CHICAGO – With radio interviews going on all around him, Casey O'Brien unbuttoned his crisp white shirt right in the middle of a hotel conference room, tugging it aside to reveal a raised, red line.
The scar is a souvenir from a port in his chest that delivered chemotherapy, something O'Brien endured as recently as last season. The Gophers redshirt sophomore has beaten cancer four times since he was 13, persevering to become a college athlete and inspire other teenage cancer patients.
On Friday his story impacted an entire athletic conference, as he spoke to the Big Ten's Kickoff Luncheon about his experience with osteosarcoma, a rare bone cancer. His speech elicited tears, handshakes from several conference coaches and a good minute-long standing ovation from a packed ballroom.
"When I look back at it, football has been probably the main thing that has been consistent through it all," O'Brien said Thursday back in that conference room. "Whether I'm playing or just being around the game, it's something that's always been in my life, and it's somewhere where I can always go to get away from everything. And especially when I'm in the locker room with my teammates, I just feel like another kid. So no matter what's going on, that's probably my favorite place to be."
Football has been more than just a relief for O'Brien. It was literally a lifesaver. As a freshman quarterback at Cretin-Derham Hall, left knee pain caused him to seek help from several doctors. The Gophers became a critical part of his journey soon after, with their medical staff diagnosing him, thanks to his dad, Dan O'Brien, working in the football department at the time.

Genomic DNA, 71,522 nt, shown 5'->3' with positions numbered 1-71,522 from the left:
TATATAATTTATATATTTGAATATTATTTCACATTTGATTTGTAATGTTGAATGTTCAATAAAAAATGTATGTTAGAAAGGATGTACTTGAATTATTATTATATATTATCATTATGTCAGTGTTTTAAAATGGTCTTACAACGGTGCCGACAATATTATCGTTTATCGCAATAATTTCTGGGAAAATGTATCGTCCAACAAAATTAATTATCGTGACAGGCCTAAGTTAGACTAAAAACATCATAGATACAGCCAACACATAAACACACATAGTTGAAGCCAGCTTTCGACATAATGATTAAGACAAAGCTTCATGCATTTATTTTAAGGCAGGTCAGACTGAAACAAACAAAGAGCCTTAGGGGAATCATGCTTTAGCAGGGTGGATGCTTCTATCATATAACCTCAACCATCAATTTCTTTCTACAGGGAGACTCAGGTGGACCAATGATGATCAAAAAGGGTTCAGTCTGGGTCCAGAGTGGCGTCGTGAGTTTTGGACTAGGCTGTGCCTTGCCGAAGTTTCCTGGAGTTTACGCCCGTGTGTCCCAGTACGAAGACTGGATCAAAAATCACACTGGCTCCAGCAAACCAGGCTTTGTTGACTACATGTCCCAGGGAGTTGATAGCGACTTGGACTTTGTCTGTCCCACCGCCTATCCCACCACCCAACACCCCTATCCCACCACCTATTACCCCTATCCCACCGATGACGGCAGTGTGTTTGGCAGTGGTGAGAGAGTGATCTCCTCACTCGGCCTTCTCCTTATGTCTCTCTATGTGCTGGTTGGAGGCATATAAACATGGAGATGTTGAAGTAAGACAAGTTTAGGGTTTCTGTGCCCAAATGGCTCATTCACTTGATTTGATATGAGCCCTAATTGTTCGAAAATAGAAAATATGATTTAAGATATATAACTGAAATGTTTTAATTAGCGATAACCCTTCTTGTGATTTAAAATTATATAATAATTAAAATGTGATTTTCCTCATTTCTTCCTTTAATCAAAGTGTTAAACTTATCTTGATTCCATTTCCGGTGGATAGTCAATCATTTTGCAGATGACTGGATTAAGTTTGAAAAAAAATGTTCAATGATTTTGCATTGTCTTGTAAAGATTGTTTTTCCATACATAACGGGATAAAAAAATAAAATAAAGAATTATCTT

Dan O'Brien and wife Chris drove the six hours to watch their son's speech, with Chris O'Brien saying she started crying as he walked up to the podium.
"He is a special kid, and we know the way he's handled the whole situation that there's something different about him," Dan O'Brien said. "But to be on a stage like this and have an opportunity to give his message and how he wants to help other people. He said to me before he went up, he said, 'Dad, this is like a dream come true.' "
Since Casey O'Brien's original diagnosis and three recurring bouts with spots in his lungs, he has endured a full knee replacement, months upon months of chemo, three lung surgeries and a specially FDA-approved immunotherapy treatment.
He wasn't even supposed to play football again after the knee operation, as a hit would be catastrophic with all the metal in his leg. But Chris O'Brien said her son has always had a "fear second, go first" attitude, so of course he found a way around that.
The lifelong quarterback up to that point switched to placekick holder, a position with much less risk for contact. Even bald and down to 130 pounds, he held for extra points between chemo treatments in high school. For college, Gophers coach P.J. Fleck was the only coach to call him with a walk-on opportunity, and the Gophers were the only program to medically clear O'Brien to play.
But O'Brien isn't on the team just to be a mascot. He wants to start.
"I took chemo pills before every spring practice at my first spring ball at Minnesota. I did not miss a practice," O'Brien said in his speech. "I spent all last season wearing a specially made shirt with a pad sewn into it to protect the port in my chest while I was still getting treatment [every Wednesday after practice]. I did not miss a practice."
O'Brien has now been cancer-free for almost a year and a half, relying on scans every three months and a low sugar, high chicken-and-broccoli diet to maintain his health.
And while it's of course scary to never know when or whether the cancer is coming back, he will always have the game he loves to carry him through the unknowns.
"I would have been lost," O'Brien said, "without football."